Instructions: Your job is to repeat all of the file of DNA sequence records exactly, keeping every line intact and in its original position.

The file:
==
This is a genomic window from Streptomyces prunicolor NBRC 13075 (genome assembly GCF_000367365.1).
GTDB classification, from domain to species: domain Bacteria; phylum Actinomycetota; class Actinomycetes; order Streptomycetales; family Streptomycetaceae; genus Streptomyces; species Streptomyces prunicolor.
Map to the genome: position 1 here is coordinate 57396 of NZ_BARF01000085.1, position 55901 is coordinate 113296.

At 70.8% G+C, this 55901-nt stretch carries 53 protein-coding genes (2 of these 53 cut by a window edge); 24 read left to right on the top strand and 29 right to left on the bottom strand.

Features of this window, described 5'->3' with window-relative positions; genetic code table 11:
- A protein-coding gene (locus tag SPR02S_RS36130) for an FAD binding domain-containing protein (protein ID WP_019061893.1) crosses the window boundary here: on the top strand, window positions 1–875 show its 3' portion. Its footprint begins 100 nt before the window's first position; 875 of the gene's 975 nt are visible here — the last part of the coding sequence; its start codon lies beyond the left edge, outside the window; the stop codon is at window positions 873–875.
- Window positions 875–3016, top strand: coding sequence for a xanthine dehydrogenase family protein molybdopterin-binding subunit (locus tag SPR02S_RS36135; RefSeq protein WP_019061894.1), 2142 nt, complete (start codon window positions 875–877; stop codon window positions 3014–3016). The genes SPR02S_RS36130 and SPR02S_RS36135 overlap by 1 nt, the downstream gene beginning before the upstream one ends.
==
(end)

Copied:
This is a genomic window from Streptomyces prunicolor NBRC 13075 (genome assembly GCF_000367365.1).
GTDB classification, from domain to species: domain Bacteria; phylum Actinomycetota; class Actinomycetes; order Streptomycetales; family Streptomycetaceae; genus Streptomyces; species Streptomyces prunicolor.
Map to the genome: position 1 here is coordinate 57396 of NZ_BARF01000085.1, position 55901 is coordinate 113296.

At 70.8% G+C, this 55901-nt stretch carries 53 protein-coding genes (2 of these 53 cut by a window edge); 24 read left to right on the top strand and 29 right to left on the bottom strand.

Features of this window, described 5'->3' with window-relative positions; genetic code table 11:
- A protein-coding gene (locus tag SPR02S_RS36130) for an FAD binding domain-containing protein (protein ID WP_019061893.1) crosses the window boundary here: on the top strand, window positions 1–875 show its 3' portion. Its footprint begins 100 nt before the window's first position; 875 of the gene's 975 nt are visible here — the last part of the coding sequence; its start codon lies beyond the left edge, outside the window; the stop codon is at window positions 873–875.
- Window positions 875–3016, top strand: coding sequence for a xanthine dehydrogenase family protein molybdopterin-binding subunit (locus tag SPR02S_RS36135; RefSeq protein WP_019061894.1), 2142 nt, complete (start codon window positions 875–877; stop codon window positions 3014–3016). The genes SPR02S_RS36130 and SPR02S_RS36135 overlap by 1 nt, the downstream gene beginning before the upstream one ends.